Like sounds, visual impressions act on us differently depending on how far away we stand, how we're feeling, where we've been and what we love among other things. We are differently abled in our aesthetic aptitude and there is a shape to our retinal receptivity. Color juxtaposition has the effect of creating in us one of a number of sensations, emotions, or other states of consciousness. Cool next to warm creates a tension, wherein one color recedes and another appears to advance.
More intense values have a greater presence than less keyed up, related colors. This is seen in the golden orange of the center mountain against the earthy red in the range behind it. Our eyes can become conflicted while seeing. A seen object , understood monolithically, is an occasion for visual ambiguity, when said object presents to us a pair of colors which seem not to occupy the same plane, such as an area of cool purple and burgundy against a rusty orange. We have to make sense though of this tense color relationship, given our cognitive commitment to the mountain's underlying geological unity. This relationship challenges a conventional idea of light and dark as white and black. Shadows are areas reflecting less light than those lit directly, but which have their own subtle light from reflected sources and through atmosphere (which isn't without color and its own effect on us) to our visual apparatus.
Squinting at an object is often associated with seeing less of it and viewing it more incompletely. The truth is that one can see certain aspects of an object more fully when squinting the eyes. Mountains with their darker sides, avoided by light's directness, when viewed through windows partially closed appear to us with the bluer quality that more fully characterizes a shadow. Our atmosphere is blue and as we gaze into thicker regions of it up into space, the color intensifies. As we look into shadows we are met with the light from those surfaces traveling through thick atmosphere that is being reflected and refracted, just like the light from the sun bouncing around in that blanket of gas on the Earth. When understood and embraced as important colored elements, shadows begin to reveal their secrets, hints of green and purple and blues. We don't treat black like the unique color it is with its own life and effects, rather we deal with it in a far too utilitarian way, valuing primarily its usefulness as something to darken other colors. The best painters use(d) black sparingly (with exceptions of course; Rembrandt, Goya, Velasquez and Manet to name a few). The skilled artist knows that shadows are created by mixing complimentary colors. Darken yellow with a bit of purple for instance, or tone down an intense red with the addition of a green, not black.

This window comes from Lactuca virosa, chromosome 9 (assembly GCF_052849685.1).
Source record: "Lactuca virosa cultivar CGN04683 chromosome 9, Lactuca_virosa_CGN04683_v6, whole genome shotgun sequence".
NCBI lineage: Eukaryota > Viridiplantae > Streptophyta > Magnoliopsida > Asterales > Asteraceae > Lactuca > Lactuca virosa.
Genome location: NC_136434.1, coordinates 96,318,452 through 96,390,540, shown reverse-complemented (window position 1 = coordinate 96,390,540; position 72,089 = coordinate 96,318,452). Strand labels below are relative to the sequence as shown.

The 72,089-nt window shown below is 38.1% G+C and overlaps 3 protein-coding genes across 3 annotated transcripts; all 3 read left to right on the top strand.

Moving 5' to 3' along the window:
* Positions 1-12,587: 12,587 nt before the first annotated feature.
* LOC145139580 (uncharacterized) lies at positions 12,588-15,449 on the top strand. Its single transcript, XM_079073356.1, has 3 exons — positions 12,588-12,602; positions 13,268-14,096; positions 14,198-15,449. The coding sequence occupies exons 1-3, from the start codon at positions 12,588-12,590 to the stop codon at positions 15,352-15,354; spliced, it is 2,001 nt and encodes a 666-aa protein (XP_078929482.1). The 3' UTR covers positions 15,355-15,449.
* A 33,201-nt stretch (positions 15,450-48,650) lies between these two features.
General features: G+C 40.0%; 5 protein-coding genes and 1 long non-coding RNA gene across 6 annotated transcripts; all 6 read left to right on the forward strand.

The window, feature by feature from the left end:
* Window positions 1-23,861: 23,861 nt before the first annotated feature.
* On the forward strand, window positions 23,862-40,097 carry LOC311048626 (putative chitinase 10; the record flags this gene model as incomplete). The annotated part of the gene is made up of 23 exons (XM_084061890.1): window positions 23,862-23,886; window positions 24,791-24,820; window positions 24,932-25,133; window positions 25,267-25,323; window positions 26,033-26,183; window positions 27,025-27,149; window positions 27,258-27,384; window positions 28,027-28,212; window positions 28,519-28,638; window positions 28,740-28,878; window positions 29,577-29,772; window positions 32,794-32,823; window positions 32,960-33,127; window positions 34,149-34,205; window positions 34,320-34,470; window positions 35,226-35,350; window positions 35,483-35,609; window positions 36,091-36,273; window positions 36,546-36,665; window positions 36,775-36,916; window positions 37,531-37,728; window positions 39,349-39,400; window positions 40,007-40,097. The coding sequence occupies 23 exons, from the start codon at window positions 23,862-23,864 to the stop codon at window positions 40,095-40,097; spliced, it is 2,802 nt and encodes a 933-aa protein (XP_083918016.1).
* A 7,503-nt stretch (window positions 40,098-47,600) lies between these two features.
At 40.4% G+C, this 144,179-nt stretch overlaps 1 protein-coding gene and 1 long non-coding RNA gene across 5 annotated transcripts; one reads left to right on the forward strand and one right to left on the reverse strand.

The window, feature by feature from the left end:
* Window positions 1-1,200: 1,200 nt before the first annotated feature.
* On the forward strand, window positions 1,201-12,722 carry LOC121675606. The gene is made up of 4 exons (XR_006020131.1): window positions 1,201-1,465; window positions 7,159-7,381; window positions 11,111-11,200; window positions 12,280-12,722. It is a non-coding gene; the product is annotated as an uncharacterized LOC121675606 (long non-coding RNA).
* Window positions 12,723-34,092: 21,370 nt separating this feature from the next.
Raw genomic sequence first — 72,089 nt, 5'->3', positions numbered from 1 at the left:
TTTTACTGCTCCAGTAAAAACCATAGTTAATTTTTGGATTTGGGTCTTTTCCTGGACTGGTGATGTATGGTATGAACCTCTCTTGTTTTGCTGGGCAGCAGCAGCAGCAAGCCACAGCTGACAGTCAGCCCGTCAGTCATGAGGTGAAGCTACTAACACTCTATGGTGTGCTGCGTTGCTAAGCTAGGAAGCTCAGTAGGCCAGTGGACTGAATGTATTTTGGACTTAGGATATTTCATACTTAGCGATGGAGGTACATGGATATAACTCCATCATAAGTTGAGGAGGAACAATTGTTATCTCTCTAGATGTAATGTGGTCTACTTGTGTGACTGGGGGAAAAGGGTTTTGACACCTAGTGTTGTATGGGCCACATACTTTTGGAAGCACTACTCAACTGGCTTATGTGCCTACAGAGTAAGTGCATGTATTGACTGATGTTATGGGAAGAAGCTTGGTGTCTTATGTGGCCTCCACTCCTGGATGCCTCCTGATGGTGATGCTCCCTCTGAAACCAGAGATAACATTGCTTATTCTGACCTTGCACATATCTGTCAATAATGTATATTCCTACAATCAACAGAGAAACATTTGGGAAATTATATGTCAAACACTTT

Though I've given seeing much thought and consideration here, our understanding of a painting at an analytical level is doomed to incompleteness and inadequacy. Art isn't meant for this "register." Color relationships aren't merely understood by cognition. A history of interactions with color has to be developed and nurtured. An appreciation for subtlety and nuance accompanies chronic chromatic encounters. Trial and error are invaluable experiences/tools for understanding how to develop a capacity to evoke emotions with coloration and to have one's own emotions stirred upon receiving pigmented poetry.
J0hn Hunter Speier
Recent work, and explorations of techniques, aesthetics and poetics.